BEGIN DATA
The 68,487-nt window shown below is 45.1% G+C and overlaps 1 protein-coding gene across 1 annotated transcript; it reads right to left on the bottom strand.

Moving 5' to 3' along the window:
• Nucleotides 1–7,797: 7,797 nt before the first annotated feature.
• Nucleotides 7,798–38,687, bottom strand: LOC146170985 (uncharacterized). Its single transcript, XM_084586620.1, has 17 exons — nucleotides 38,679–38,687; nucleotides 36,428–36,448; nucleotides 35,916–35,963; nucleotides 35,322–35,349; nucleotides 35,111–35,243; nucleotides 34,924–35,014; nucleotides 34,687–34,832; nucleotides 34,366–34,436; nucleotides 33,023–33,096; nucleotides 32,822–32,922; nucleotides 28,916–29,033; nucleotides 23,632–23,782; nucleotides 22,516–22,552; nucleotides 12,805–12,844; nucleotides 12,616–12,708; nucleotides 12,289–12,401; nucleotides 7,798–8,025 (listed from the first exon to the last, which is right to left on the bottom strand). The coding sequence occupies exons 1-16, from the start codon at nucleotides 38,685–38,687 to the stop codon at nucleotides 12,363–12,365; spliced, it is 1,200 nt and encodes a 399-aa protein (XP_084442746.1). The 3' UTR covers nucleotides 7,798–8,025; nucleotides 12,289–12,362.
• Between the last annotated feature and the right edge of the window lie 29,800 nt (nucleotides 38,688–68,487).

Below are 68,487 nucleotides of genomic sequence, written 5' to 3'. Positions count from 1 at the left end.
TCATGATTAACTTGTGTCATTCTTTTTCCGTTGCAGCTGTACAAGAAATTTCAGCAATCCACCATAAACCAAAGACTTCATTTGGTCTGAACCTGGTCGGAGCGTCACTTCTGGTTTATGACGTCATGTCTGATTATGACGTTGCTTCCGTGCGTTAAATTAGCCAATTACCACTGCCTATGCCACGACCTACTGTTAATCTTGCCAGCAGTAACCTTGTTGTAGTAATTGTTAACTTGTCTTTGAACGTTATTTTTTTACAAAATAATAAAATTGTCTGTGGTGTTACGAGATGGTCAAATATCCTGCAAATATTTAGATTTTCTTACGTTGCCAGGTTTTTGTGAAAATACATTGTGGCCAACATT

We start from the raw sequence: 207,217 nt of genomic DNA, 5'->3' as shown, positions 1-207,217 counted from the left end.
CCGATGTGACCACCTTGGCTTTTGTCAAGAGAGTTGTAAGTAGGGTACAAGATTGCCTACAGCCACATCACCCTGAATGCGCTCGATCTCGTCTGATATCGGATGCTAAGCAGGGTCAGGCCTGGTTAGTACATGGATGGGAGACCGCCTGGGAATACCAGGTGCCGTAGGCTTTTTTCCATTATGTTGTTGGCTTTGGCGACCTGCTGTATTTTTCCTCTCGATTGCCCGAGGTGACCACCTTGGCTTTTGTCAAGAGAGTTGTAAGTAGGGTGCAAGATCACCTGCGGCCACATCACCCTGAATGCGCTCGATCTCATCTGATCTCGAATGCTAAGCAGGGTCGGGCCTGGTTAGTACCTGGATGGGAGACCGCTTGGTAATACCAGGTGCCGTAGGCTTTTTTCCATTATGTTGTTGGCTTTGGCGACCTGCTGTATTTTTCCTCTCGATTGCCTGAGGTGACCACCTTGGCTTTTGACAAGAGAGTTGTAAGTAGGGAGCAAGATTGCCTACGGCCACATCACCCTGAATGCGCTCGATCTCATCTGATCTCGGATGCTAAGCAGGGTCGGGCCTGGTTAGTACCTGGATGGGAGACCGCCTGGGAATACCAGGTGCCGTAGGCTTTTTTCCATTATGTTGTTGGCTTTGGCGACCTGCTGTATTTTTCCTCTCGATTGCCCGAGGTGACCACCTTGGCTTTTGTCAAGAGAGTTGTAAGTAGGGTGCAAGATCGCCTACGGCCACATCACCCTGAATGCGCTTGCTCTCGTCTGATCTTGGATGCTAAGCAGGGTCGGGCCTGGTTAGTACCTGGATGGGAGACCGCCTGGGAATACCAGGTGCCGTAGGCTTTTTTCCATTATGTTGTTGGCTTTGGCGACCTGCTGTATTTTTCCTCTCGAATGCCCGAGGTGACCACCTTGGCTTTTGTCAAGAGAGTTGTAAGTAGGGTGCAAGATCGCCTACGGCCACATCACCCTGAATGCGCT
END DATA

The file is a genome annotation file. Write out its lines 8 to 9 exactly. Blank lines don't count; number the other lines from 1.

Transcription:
We start from the raw sequence: 207,217 nt of genomic DNA, 5'->3' as shown, positions 1-207,217 counted from the left end.
CCGATGTGACCACCTTGGCTTTTGTCAAGAGAGTTGTAAGTAGGGTACAAGATTGCCTACAGCCACATCACCCTGAATGCGCTCGATCTCGTCTGATATCGGATGCTAAGCAGGGTCAGGCCTGGTTAGTACATGGATGGGAGACCGCCTGGGAATACCAGGTGCCGTAGGCTTTTTTCCATTATGTTGTTGGCTTTGGCGACCTGCTGTATTTTTCCTCTCGATTGCCCGAGGTGACCACCTTGGCTTTTGTCAAGAGAGTTGTAAGTAGGGTGCAAGATCACCTGCGGCCACATCACCCTGAATGCGCTCGATCTCATCTGATCTCGAATGCTAAGCAGGGTCGGGCCTGGTTAGTACCTGGATGGGAGACCGCTTGGTAATACCAGGTGCCGTAGGCTTTTTTCCATTATGTTGTTGGCTTTGGCGACCTGCTGTATTTTTCCTCTCGATTGCCTGAGGTGACCACCTTGGCTTTTGACAAGAGAGTTGTAAGTAGGGAGCAAGATTGCCTACGGCCACATCACCCTGAATGCGCTCGATCTCATCTGATCTCGGATGCTAAGCAGGGTCGGGCCTGGTTAGTACCTGGATGGGAGACCGCCTGGGAATACCAGGTGCCGTAGGCTTTTTTCCATTATGTTGTTGGCTTTGGCGACCTGCTGTATTTTTCCTCTCGATTGCCCGAGGTGACCACCTTGGCTTTTGTCAAGAGAGTTGTAAGTAGGGTGCAAGATCGCCTACGGCCACATCACCCTGAATGCGCTTGCTCTCGTCTGATCTTGGATGCTAAGCAGGGTCGGGCCTGGTTAGTACCTGGATGGGAGACCGCCTGGGAATACCAGGTGCCGTAGGCTTTTTTCCATTATGTTGTTGGCTTTGGCGACCTGCTGTATTTTTCCTCTCGAATGCCCGAGGTGACCACCTTGGCTTTTGTCAAGAGAGTTGTAAGTAGGGTGCAAGATCGCCTACGGCCACATCACCCTGAATGCGCT